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The "Red-Black Trees" Lesson is part of the full, The Last Algorithms Course You'll Want (Part 2) course featured in this preview video. Here's what you'd learn in this lesson:

ThePrimeagen briefly introduces the concept of red-black trees and mentions some of the rules associated with them. They explain that the root and nil nodes are always black, all nodes are either red or black, and there cannot be a red parent with a red child. The instructor also mentions that red-black trees maintain the properties of a binary search tree and that all paths in the tree have the same number of black nodes.


Transcript from the "Red-Black Trees" Lesson

>> So the next thing is a red black tree. I'm not gonna cover this one in detail, just because there's 75 rules to it, and I would rather move on to more exciting algorithms. And so, we already know a tree balance algorithm. So just to kind of give you the basics of a red black tree, there's a few rules to it.

One, the root and nil nodes, nil is important, they actually count the empty spot as a node itself, so you kind of always have to keep that in your mind, are black. They're always black, that's just the way it goes. Number 2, all nodes are either red or black.

Okay, makes sense, right, red black tree, but kind of silly if you could have something else. Number 3, you cannot have a red parent + red child. You can't have that situation, but you can have black black. You just cannot have red red, that's pretty much, I don't think there's any other rules, I always have to think about that.

But that's about it, and obviously, number 4, they maintain the binary search tree. Right, they're still a binary search tree, they still work that way, so we stay right there. So, if you think about it, if we have a root, it will be black. And, yeah, I don't know how did I forget that.

All paths have same number of black children. So, that should be pretty easy. So, this one always, when I was thinking about it and implementing it, in my head, this seems like an incredibly difficult problem, right? Cuz how do you know all paths have this? That feels really difficult.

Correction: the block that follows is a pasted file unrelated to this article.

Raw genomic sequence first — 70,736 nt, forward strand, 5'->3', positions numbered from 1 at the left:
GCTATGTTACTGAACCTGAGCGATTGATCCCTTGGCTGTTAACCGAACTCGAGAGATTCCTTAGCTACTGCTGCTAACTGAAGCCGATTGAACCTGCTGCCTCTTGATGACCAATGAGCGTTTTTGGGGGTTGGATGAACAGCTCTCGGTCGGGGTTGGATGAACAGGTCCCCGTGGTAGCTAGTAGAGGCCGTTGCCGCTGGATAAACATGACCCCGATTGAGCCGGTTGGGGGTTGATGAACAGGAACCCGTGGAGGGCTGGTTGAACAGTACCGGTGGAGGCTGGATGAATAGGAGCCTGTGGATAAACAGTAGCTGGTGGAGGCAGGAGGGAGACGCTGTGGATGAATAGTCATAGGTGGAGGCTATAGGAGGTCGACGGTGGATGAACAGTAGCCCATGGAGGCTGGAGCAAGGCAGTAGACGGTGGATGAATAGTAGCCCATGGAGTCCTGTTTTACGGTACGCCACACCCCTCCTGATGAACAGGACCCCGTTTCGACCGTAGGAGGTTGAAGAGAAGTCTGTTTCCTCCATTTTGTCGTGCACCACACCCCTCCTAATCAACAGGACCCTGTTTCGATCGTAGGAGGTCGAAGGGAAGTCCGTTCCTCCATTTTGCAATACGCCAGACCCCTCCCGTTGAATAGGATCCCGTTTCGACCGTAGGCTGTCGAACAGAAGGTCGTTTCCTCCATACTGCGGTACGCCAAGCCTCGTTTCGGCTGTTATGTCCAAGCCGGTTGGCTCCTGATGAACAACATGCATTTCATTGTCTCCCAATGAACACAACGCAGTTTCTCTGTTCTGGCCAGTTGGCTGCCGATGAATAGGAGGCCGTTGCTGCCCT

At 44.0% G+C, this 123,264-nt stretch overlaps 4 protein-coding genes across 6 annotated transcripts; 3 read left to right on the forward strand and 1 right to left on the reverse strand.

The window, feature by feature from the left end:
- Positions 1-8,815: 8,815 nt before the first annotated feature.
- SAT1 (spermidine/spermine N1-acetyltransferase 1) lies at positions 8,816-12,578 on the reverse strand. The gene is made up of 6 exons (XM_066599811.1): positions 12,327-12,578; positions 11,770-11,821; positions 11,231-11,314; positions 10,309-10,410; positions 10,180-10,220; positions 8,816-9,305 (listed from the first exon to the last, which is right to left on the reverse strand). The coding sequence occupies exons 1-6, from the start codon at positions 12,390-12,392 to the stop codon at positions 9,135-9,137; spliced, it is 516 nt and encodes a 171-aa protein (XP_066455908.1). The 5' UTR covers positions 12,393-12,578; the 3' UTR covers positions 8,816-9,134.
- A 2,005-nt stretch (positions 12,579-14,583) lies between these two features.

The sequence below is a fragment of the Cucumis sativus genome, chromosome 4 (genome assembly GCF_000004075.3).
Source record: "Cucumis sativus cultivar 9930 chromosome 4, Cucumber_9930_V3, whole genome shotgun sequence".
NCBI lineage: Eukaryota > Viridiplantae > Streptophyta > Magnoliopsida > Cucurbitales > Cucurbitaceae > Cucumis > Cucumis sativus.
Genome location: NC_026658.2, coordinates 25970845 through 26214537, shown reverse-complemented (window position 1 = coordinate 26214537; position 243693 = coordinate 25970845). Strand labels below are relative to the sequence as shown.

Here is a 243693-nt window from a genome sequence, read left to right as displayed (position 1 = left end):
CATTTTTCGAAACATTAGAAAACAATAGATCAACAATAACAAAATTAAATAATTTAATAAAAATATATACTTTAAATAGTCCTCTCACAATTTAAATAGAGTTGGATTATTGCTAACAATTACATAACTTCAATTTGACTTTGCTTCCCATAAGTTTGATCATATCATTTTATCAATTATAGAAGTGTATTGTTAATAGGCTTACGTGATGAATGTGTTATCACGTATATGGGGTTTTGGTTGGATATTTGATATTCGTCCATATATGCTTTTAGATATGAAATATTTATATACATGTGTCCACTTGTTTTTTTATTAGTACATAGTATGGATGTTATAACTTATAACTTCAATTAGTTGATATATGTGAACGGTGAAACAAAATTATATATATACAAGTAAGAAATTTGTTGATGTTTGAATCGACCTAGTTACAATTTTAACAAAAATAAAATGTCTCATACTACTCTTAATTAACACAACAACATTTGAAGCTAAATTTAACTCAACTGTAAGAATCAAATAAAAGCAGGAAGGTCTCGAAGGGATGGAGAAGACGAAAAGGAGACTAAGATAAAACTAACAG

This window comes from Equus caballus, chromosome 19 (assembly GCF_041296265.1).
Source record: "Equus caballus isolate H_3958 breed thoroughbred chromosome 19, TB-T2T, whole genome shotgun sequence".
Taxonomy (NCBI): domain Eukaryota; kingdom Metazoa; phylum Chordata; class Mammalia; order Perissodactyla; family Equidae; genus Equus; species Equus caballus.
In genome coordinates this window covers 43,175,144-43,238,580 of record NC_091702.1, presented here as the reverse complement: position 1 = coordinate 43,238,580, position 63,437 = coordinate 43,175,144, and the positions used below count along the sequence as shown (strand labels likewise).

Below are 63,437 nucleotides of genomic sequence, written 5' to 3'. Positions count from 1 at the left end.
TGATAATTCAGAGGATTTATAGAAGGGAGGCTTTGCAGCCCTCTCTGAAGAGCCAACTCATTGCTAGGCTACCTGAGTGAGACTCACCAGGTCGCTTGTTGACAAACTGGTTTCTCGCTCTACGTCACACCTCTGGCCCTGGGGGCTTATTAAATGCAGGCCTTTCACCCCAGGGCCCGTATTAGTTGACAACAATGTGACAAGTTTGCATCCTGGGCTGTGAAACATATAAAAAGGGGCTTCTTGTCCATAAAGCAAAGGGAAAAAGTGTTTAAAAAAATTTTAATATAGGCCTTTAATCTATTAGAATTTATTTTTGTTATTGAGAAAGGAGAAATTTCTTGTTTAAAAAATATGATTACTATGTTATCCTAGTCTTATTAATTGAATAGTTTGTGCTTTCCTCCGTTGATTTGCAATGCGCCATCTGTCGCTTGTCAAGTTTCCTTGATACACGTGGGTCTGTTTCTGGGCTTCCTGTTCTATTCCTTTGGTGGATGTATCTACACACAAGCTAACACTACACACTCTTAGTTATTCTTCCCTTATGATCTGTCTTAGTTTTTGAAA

But when you go through and actually do it, you calculate the black height at every level, it gets a little bit easier and the rotations aren't that hard. And there's a whole bunch of coloring, dances you do, and a bunch of different stuff. But, just to kind of give you the general idea, and so, we can just talk about the runtime, is roots always black?

And then, you can have red children, or I can have a black child right here. And then remember, nil nodes are black. Don't forget that, that's a very important kind of sidestep. On this side, you could imagine I have red, which means I can have two black nodes, I cannot have red nodes at this point.

They cannot have parent-child red noding relation, which means that I can also have more red, and then, I can have the empty nodes right here, which also means right here and right here. So I want you to think about this. Is this a red black tree? Does it follow all of our five rules?

>> I know.
>> What doesn't follow?
>> The left side has one less black no than the right side.
>> Let's find out 1, 2, 1, 2 or 2, I know it's kind of wild. In other words, what that means is that, you can get into a situation where the worst case scenario is one side is twice as high as the other side.

Cuz you have all black on one side and you have red black, red black, red black. And so, you can have twice the height on one side, half the height on the other side. Now, the rotations work in such a way that every single time you insert, you always insert it as a red child.

If you have red red, you have to do a coloring, or you have to do a flipping depending on the uncle and the color of the uncle. Kind of confusing that's why you can actually run into this specific situation is that is how you'd run into it, all right?

So, there you go, that is all I'm gonna really say about red black trees. Because again, it would just take a long time to get all the way through, very exciting. But that means that searching is still log n, because remember, it could be 2h, or in other words, 2log n, cuz it's going to be relatively balanced.

They're never gonna get into a situation where it's not much further apart. And if you double one side versus the other, you still are at h, right? Because we'd always drop the constant. So we're still at h, we're still sitting at the log n area, very nice. Insertions, deletions, all the same things, all right?

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